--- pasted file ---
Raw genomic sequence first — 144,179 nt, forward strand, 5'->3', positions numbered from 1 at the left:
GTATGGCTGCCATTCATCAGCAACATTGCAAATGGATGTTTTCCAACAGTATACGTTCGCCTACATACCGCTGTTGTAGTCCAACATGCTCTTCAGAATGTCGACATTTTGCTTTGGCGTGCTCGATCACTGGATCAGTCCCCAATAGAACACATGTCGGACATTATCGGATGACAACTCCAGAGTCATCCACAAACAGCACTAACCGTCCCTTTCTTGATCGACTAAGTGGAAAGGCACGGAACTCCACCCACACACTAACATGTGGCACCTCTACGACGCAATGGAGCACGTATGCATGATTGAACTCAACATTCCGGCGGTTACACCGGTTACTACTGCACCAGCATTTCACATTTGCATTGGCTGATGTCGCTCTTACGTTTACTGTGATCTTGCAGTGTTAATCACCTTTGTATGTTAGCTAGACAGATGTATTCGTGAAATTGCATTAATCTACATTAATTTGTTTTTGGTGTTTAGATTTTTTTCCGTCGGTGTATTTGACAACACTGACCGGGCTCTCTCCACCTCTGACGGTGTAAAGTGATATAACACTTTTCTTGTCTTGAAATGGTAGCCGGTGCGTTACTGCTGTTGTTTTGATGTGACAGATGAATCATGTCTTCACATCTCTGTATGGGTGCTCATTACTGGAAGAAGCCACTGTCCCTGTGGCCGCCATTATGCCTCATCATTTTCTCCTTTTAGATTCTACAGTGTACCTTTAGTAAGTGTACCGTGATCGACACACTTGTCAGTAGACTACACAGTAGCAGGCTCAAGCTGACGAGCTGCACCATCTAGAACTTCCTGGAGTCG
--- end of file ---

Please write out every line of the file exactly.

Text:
Raw genomic sequence first — 144,179 nt, forward strand, 5'->3', positions numbered from 1 at the left:
GTATGGCTGCCATTCATCAGCAACATTGCAAATGGATGTTTTCCAACAGTATACGTTCGCCTACATACCGCTGTTGTAGTCCAACATGCTCTTCAGAATGTCGACATTTTGCTTTGGCGTGCTCGATCACTGGATCAGTCCCCAATAGAACACATGTCGGACATTATCGGATGACAACTCCAGAGTCATCCACAAACAGCACTAACCGTCCCTTTCTTGATCGACTAAGTGGAAAGGCACGGAACTCCACCCACACACTAACATGTGGCACCTCTACGACGCAATGGAGCACGTATGCATGATTGAACTCAACATTCCGGCGGTTACACCGGTTACTACTGCACCAGCATTTCACATTTGCATTGGCTGATGTCGCTCTTACGTTTACTGTGATCTTGCAGTGTTAATCACCTTTGTATGTTAGCTAGACAGATGTATTCGTGAAATTGCATTAATCTACATTAATTTGTTTTTGGTGTTTAGATTTTTTTCCGTCGGTGTATTTGACAACACTGACCGGGCTCTCTCCACCTCTGACGGTGTAAAGTGATATAACACTTTTCTTGTCTTGAAATGGTAGCCGGTGCGTTACTGCTGTTGTTTTGATGTGACAGATGAATCATGTCTTCACATCTCTGTATGGGTGCTCATTACTGGAAGAAGCCACTGTCCCTGTGGCCGCCATTATGCCTCATCATTTTCTCCTTTTAGATTCTACAGTGTACCTTTAGTAAGTGTACCGTGATCGACACACTTGTCAGTAGACTACACAGTAGCAGGCTCAAGCTGACGAGCTGCACCATCTAGAACTTCCTGGAGTCG